KawamotoGensiro Kawamoto has struck again.
flies in for a day,
The billionaire pulls several
properties off the market while
they undergo renovations
By Tim Ruel
Upon reading a Star-Bulletin article last week that said sales for some of his Oahu homes were falling through because of their disrepair, the eccentric Japanese billionaire promptly boarded a plane and came to Honolulu on a one-day trip to verify the condition of the properties, said his attorney, Carol Asai-Sato.
After looking at one particular home in Hawaii Kai that is marked by peeling paint and overgrown with weeds, Kawamoto was "appalled" and immediately pulled the home off the market. "To look at it from the exterior, one can understand why," Asai-Sato said.
Kawamoto plans to repaint and renovate the home, as well as a couple others, before listing them for sale again, Asai-Sato said.
Kawamoto had no idea that some of the homes were in such bad shape, Asai-Sato said.
"He hasn't really gone around to look at the homes one by one in a long time," she said. "He's looked at some of the homes and some of the condos but not every one."
"This was totally unplanned in the schedule," Asai-Sato said. "He's full of surprises."
The sales process has also been slow because Kawamoto lives in Japan and it's been hard to sign documents, a Realtor said. During Kawamoto's impromptu trip last week, he signed a bunch of documents, and four sales closed on Friday, Asai-Sato said. Nearly 40 homes are now in escrow.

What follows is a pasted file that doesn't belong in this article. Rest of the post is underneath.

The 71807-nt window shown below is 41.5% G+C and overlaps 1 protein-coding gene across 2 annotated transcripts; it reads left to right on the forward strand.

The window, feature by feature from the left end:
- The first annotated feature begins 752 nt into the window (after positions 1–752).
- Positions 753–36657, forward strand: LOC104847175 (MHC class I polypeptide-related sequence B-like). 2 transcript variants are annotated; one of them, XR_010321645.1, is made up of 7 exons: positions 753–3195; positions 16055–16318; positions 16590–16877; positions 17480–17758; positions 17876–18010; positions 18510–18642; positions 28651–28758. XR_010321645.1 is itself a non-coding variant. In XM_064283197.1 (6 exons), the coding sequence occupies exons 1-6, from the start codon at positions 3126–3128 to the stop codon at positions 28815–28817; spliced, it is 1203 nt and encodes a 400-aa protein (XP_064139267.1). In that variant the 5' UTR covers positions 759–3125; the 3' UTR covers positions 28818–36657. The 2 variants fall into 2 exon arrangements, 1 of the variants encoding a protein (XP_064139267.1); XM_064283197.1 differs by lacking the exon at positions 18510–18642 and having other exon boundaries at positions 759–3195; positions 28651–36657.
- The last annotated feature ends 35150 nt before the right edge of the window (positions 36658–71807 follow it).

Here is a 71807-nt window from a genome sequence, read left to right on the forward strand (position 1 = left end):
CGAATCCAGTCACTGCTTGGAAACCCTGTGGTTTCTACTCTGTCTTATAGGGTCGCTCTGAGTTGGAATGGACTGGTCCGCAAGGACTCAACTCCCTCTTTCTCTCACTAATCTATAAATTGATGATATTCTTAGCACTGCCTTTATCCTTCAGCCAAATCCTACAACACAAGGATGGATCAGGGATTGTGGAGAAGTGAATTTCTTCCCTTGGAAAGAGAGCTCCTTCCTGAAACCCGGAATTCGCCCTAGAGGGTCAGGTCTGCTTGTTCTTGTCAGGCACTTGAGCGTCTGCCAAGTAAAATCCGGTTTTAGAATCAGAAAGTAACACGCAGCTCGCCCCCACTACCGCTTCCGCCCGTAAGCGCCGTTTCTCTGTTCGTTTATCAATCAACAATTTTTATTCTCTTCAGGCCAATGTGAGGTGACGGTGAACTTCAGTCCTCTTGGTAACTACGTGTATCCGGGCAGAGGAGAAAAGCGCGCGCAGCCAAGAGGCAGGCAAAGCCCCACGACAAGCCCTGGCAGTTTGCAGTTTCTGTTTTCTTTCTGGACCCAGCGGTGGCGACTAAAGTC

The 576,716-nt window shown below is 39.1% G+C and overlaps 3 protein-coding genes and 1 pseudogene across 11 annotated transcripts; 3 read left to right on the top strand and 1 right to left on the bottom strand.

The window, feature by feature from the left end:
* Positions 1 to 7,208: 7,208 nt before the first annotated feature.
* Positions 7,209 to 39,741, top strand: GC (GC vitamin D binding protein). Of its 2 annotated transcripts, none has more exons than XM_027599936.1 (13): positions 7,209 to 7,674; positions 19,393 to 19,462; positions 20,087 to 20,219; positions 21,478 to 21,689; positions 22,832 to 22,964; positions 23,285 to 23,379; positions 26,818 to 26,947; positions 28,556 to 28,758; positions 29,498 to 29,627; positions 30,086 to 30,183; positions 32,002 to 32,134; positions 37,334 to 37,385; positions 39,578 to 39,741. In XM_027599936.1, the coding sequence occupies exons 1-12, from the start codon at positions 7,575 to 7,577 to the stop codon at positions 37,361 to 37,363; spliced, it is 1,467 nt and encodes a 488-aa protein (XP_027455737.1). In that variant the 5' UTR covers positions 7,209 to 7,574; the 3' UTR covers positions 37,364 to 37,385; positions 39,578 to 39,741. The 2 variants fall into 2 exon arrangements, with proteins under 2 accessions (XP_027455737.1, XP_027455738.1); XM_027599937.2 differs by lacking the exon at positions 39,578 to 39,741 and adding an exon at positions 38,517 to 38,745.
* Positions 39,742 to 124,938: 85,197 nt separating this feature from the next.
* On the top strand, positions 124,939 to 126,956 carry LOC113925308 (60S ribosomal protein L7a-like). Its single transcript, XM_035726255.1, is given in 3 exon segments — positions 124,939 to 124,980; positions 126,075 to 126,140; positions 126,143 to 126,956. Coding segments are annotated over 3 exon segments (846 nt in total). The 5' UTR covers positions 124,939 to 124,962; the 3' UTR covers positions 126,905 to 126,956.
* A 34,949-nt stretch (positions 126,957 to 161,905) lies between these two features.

Kawamoto first turned heads in Hawaii in the late 1980s when he rode around town in a white limousine and bought more than 170 residential properties, some of which weren't even for sale.
When Kawamoto was criticized for worsening an already problematic housing market, he halted his spending spree and proposed that he would develop several affordable housing projects, none of which were built.
Kawamoto put approximately 60 of his Oahu homes up for sale in February, drawing a flurry of blind offers from people who thought they might get a deal.
No sales closed for the first two months, records show. Five or six deals fell through because potential buyers walked away after they made a formal inspection of a home.
For the past decade, Kawamoto has been renting out his homes, many of which are now more than 30 years old and badly in need of maintenance.
More recently, Kawamoto caused an uproar in California when he gave 30-day eviction notices to nearly 600 residential tenants who were living on month-to-month leases.
Kawamoto has since agreed to give tenants 90 days to move out, but not before he had helped to renew calls for tougher state laws to protect the rights of renters.
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